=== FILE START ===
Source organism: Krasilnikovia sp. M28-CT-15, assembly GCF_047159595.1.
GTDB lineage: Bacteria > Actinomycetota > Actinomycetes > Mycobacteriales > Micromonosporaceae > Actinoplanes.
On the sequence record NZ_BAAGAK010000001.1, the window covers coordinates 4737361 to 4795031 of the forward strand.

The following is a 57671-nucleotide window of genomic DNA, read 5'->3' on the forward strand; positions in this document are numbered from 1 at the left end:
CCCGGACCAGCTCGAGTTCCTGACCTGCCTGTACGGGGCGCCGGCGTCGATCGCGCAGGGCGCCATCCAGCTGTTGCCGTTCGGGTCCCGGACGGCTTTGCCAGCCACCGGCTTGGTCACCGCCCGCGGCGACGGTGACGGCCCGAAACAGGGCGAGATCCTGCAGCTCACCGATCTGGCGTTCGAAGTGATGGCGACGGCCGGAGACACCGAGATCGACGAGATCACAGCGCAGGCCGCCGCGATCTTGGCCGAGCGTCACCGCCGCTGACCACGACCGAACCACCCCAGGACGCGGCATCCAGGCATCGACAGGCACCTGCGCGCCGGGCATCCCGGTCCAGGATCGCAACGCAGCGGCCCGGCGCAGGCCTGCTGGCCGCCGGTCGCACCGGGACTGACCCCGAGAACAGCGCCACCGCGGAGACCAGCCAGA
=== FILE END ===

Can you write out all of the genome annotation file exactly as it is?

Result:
Source organism: Krasilnikovia sp. M28-CT-15, assembly GCF_047159595.1.
GTDB lineage: Bacteria > Actinomycetota > Actinomycetes > Mycobacteriales > Micromonosporaceae > Actinoplanes.
On the sequence record NZ_BAAGAK010000001.1, the window covers coordinates 4737361 to 4795031 of the forward strand.

The following is a 57671-nucleotide window of genomic DNA, read 5'->3' on the forward strand; positions in this document are numbered from 1 at the left end:
CCCGGACCAGCTCGAGTTCCTGACCTGCCTGTACGGGGCGCCGGCGTCGATCGCGCAGGGCGCCATCCAGCTGTTGCCGTTCGGGTCCCGGACGGCTTTGCCAGCCACCGGCTTGGTCACCGCCCGCGGCGACGGTGACGGCCCGAAACAGGGCGAGATCCTGCAGCTCACCGATCTGGCGTTCGAAGTGATGGCGACGGCCGGAGACACCGAGATCGACGAGATCACAGCGCAGGCCGCCGCGATCTTGGCCGAGCGTCACCGCCGCTGACCACGACCGAACCACCCCAGGACGCGGCATCCAGGCATCGACAGGCACCTGCGCGCCGGGCATCCCGGTCCAGGATCGCAACGCAGCGGCCCGGCGCAGGCCTGCTGGCCGCCGGTCGCACCGGGACTGACCCCGAGAACAGCGCCACCGCGGAGACCAGCCAGA